You should be forewarned, though, Graeber is . . . an anthropologist! I know, I can hear you saying: "No! Surely they all died of self-reflection during the postmodern plagues! Are there really any still alive?" One of Graeber's great accomplishments is that he actually understands and can talk about in plain language - even with flair and humor - the important theoretical issues that others have attacked and obscured using indecipherable jargon and nonsense verse.
More suprising still, he makes topics that drive most people to tears of boredom seem not only interesting, but relevant. If you've no idea what a potlatch is or what the kula is all about, Graeber tells you not only how they work, but why you should care.
Most importantly, then, this is not just a nice book of theory & it's not just a pleasure to read. It's about really important stuff, the stuff that makes life both possible and meaningful. If you want depth and breadth of analysis about how social life shapes meaning and quality of life, forget Putnam and social capital; this is a far deeper and more important work. This is anthropology as it should be: rich, lucid, and open to all comers.
Highly recommended.
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12 of 15 people found the following review helpful By Robert L. Clark on January 8, 2002
Format: Hardcover
Graeber is extremely erudite but never overbearing. His logic is complex, impeccable, and totalizing. And he has with easy grace wrung new meanings and infused new life into classic anthropological cases and works that hitherto have existed simply to torment fledgeling social science graduate students taking courses on veteran scholars like Mauss, Durkheim, Marx, and Weber.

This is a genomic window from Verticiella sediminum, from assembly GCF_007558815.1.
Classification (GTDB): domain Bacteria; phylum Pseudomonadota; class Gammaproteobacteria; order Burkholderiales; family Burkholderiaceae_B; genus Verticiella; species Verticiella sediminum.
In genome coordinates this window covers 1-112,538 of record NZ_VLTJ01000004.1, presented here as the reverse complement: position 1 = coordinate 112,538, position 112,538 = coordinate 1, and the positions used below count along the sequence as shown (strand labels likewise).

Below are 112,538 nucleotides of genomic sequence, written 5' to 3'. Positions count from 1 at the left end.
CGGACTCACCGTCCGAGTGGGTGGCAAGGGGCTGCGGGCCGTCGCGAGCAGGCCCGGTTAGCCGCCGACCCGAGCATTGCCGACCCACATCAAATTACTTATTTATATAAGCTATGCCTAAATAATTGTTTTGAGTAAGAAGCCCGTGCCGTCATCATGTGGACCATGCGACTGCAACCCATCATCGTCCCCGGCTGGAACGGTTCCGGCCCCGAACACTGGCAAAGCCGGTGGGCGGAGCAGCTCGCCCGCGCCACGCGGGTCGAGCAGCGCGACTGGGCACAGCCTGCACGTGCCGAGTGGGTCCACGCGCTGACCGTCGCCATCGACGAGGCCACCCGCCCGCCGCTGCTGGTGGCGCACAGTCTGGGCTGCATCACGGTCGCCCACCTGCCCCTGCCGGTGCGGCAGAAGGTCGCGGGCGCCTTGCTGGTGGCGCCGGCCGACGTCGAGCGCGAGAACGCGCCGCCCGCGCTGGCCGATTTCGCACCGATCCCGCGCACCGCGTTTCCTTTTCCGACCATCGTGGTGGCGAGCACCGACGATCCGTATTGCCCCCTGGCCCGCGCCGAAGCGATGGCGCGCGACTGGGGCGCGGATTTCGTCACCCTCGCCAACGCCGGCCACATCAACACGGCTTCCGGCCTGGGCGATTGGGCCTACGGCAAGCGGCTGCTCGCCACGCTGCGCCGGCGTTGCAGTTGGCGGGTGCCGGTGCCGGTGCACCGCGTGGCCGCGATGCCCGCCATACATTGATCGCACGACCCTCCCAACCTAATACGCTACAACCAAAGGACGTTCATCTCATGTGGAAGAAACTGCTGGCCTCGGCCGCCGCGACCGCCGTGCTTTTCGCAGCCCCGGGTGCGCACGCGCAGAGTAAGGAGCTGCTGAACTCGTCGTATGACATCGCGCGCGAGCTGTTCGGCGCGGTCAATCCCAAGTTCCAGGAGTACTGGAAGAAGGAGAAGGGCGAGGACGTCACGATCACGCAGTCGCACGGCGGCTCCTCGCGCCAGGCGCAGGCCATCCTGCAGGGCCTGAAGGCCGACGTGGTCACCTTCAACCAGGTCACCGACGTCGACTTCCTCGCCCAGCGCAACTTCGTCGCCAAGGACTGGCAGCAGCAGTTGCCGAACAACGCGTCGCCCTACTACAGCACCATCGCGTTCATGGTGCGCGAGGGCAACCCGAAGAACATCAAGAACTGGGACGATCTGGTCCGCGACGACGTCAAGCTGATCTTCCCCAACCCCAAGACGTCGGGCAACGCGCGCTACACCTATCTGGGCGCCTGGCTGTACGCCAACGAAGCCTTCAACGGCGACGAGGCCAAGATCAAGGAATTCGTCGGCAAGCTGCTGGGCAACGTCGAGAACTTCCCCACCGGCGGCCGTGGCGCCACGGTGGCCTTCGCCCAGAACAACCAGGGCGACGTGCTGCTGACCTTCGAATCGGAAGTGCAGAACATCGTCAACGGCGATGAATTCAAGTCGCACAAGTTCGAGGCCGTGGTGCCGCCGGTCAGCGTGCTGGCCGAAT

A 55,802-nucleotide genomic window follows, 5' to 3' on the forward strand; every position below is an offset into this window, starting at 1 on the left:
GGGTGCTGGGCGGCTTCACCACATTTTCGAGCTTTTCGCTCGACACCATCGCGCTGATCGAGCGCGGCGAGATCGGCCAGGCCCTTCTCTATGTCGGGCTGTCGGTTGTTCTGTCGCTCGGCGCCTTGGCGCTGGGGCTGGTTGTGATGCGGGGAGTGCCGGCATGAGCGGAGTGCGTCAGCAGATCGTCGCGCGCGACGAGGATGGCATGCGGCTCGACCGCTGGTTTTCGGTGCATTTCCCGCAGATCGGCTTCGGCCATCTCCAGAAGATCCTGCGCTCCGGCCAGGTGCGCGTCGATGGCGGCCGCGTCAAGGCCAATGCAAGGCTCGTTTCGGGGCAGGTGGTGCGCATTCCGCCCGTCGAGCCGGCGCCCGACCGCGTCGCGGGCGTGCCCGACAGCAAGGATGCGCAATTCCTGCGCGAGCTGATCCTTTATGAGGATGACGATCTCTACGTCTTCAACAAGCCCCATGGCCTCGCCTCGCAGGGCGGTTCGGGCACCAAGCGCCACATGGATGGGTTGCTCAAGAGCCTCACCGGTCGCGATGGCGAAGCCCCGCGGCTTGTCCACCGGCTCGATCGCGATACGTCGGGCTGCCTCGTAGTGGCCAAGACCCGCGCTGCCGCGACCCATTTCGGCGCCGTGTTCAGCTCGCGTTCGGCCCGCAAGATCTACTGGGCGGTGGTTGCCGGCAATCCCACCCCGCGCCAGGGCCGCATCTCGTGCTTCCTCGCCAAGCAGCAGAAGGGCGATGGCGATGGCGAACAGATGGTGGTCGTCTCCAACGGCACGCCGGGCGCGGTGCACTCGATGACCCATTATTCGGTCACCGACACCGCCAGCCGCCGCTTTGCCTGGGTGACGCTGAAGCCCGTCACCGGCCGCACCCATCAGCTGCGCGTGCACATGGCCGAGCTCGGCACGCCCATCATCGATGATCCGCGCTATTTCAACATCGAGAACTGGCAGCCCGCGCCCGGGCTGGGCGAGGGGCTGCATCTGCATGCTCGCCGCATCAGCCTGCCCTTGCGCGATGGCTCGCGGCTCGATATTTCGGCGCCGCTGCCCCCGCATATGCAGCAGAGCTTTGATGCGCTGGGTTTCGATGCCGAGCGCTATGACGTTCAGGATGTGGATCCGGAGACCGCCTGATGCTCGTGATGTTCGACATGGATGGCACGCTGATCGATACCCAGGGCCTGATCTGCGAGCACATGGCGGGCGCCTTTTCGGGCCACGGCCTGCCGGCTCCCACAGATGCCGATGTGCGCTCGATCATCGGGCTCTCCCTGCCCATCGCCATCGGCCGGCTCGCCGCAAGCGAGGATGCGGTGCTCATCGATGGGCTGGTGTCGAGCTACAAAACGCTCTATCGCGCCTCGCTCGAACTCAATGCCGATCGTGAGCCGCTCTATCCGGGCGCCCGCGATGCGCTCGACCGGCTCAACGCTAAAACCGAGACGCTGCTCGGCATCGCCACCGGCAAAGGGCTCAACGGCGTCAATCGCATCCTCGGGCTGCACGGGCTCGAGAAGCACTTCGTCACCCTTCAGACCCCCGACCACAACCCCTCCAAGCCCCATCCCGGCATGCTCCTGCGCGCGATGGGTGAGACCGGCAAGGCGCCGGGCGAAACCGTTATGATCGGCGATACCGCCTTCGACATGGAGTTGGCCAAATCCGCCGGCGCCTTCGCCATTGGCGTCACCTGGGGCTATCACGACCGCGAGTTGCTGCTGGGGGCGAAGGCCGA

What he is suggesting massively changes the way we look at cultural systems of value, exchange, and meaning. These ideas (and perhaps the author's politics) are revolutionary, yet you cannot come away from a reading (or re-reading--be prepared to take some time with this in order to understand all of the issues at stake) of this book without feeling that it all makes perfect sense.
If you are ready to read an academic book that really challenges the way you look at the economy you are part of, this may be the one for you.
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1 of 1 people found the following review helpful By SWR on December 19, 2013
Format: Paperback Verified Purchase
Like most of Graeber's work, this is another fantastic book and is a great contribution to social theory and understandings of value.
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This book covers a great deal of theory of importance to a book I am currently writing. The work integrates philosophy, economics, and anthropology similar to what I am trying to do for a particular society. To that extent, it has been very helpful. It covers the substantive and formalist arguments but does not stop there. I found this book an excellent addition to understand how value results in western and non-western societies.